On Tuesday we flew from Beni to Goma on what has to have been both the coolest and scariest flight I have ever been on. It was another humanitarian aid flight with Echo flight but this plane was even smaller than the one to Bunia - only 8 seats in total and no separate cockpit, you just sit behind the pilot and watch everything he is doing. You can even see out of the front of the plane which is really scary! When we tried to board they couldn't take us and all of our luggage along with the other passengers so they told us to wait for 3 hours and they would come back for us, which they did. So it ended up being a private flight for just Kakule and myself along with our pilot and co-pilot. So cool!
The worst thing about the flight though was that because the plane was so small, every bump felt like we were about to fall out of the sky and because we were flying towards Goma which lies at the bottom of an active volcano there was a lot of cloud and turbulence. At one point we were in complete white out, bumping around all over the place and I honestly thought I was going to die - it was like being on the world's worst roller-coaster. All I could do was close my eyes, cover my ears and bury my head in the seat and hope to God that we made it to Goma in one piece!
An hour later we made it safely to the ground, were met at the airport by Alexis and the rest of the UGADEC team and have spent the last 3 days with them in Goma. Because Goma is so close to a number of national parks including the famous Virunga national park, their organisation is focused on wildlife conservation, in particular chimpanzees and gorillas which are very close to my heart and also community development as the two often go hand in hand. They do a lot of work with schools and orphanages where they educate the children that they shouldn't go into the forests and kill chimpanzees and gorillas for food and that they should conserve the forest rather than destroy it. They have a site in Walekale that I was supposed to visit to take medicines and school supplies but I don't have time now due to the change in flight to get here but the supplies will still be delivered there on behalf of Mission Congo.
Instead, I spent yesterday visiting 2 orphanages in Goma that UGADEC work with. My first impression of both was utter despair. Despite the number of people here in Goma, there is something almost desolate about this place. Because it lies so close to the volcano, which last erupted as recently as 2002 causing rivers of lava to flow through the city, all of the roads, walls and buildings are constructed from this dark grey lava. Even the floors of the houses and schools as well as the gardens are made up of this volcanic rubble. If Butembo was the town of red dust, Goma is the city of grey lava.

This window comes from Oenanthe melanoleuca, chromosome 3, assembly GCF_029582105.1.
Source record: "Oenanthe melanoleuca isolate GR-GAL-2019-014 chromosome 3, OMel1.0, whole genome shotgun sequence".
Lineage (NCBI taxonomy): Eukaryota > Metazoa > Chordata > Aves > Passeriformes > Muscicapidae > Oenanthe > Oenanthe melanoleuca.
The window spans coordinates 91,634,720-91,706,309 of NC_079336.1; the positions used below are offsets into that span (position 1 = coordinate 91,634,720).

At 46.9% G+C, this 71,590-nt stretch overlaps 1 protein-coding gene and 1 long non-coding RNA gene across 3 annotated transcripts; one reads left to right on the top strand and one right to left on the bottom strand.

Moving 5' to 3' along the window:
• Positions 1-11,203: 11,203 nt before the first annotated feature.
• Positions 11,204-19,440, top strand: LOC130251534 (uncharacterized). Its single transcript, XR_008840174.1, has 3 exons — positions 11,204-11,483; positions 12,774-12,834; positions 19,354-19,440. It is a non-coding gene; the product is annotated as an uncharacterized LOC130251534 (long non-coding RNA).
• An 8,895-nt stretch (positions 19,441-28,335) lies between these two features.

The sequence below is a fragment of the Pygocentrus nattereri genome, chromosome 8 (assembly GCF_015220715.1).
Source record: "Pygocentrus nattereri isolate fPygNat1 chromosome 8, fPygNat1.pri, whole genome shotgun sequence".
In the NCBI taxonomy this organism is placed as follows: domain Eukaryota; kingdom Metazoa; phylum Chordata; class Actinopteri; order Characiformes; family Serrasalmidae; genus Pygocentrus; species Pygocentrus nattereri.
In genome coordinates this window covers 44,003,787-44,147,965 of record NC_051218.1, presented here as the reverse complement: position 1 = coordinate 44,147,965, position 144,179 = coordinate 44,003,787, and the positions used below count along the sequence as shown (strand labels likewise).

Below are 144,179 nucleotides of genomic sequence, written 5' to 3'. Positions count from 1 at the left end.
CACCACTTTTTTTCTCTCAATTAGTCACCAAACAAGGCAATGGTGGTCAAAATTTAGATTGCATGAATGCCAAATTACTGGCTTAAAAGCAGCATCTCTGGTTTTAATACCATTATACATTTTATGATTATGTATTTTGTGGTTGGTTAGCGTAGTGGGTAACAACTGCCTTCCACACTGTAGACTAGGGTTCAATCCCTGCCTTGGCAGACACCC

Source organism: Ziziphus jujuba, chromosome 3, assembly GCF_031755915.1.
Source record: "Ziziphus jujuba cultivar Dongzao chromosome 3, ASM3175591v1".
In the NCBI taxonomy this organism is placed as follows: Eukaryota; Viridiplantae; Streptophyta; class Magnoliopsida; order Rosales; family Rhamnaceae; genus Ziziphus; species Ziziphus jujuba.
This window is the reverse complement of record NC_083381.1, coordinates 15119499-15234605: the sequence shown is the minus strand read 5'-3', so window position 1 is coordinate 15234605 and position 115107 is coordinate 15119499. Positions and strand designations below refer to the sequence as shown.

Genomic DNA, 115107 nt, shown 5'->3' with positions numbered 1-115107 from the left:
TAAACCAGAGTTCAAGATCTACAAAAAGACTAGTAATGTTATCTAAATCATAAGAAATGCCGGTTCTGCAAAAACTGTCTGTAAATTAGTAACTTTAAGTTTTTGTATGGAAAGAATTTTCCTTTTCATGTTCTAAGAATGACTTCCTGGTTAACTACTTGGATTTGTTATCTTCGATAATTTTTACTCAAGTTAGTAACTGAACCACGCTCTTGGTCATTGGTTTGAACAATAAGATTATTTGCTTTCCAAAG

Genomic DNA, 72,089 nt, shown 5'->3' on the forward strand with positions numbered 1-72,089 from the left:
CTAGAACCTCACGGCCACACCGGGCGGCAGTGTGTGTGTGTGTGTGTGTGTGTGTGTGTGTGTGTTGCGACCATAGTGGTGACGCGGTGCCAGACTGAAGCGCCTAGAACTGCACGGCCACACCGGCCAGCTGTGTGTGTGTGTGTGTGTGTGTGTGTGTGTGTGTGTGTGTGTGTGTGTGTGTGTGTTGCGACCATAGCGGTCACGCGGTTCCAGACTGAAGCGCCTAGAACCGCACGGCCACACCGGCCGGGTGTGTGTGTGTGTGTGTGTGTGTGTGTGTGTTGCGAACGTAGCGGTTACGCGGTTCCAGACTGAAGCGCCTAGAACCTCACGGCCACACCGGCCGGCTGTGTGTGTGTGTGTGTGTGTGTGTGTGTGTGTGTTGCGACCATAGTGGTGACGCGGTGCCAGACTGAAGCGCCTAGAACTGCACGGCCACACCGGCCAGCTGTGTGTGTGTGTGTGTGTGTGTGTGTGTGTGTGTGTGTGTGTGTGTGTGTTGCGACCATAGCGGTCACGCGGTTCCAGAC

It didn't help that the first orphanage we visited was a tatty wooden building that had been painted black and opposite looked somewhat like an abandoned refugee camp with torn sheets of plastic flapping in the wind. It turned out that this was a school that the owner of the orphanage, Mamma Benedicte, had built for the 150 children that live at the orphanage. The teachers volunteer for free and when it rains school has to be cancelled as they don't have a roof. The orphanage has just 4 rooms and only 14 beds. The older children sleep 3 to a bed and the younger children sleep on the floor.
As soon as I saw the children who have to live and go to school here I immediately wanted to sit down and sob my heart out, but as ever with these amazing children, as soon as I heard them begin to sing and cheer and look so happy with what little they have in life I managed to put my emotions in check, take a deep breath and greet all their grubby little faces with a smile!
The second orphanage was different but no better. It was like a drop in centre for children that was a school for them during the day, a place for them to eat in the evening and a place for them to sleep at night. They have 120 orphans there with little funding and even less food. Like the first place, all of the staff here are working for free doing what they can to help these orphans who would otherwise have nothing and no one.
With little left in the way of clothes and not enough school supplies left for all 270 children I decided the thing they needed most was food so I went to the market and bought more food than I have bought so far this trip ($500). The children we so happy when we arrived with all the supplies but with 270 mouths to feed it's probably only enough to keep them going for another week or two. The entire time I was at the market I kept thinking that there has to be a better way to provide food for these children on a regular basis...
With that in mind, I spent today visiting a number of different pilot projects that UGADEC has put in place in Goma and the surrounding areas including a fish farm project at a nearby lake, a rabbit breeding programme to provide food and money to orphans in Sika and a water filter project, which if we could get off the ground would provide a job for the older children and staff and also an income for the orphanage to pay for food each week. It's been a really exciting day to see how well these projects are doing and how they could help the orphanages here if we could just raise the money for the start up costs.
I finished up by meeting Stany who is an incredible man, although at just 22 he seems more like a boy to me! Having been taken by rebels as a child and managing to escape to safety he now dedicates his life to helping orphans, former child soldiers and other vulnerable children. To help him continue his amazing work I gave him a laptop that was donated to the project (thanks sis!) and an old digital camera (thanks Steph!). He was so happy to receive them and gives thanks to you all for your support for orphans in Congo.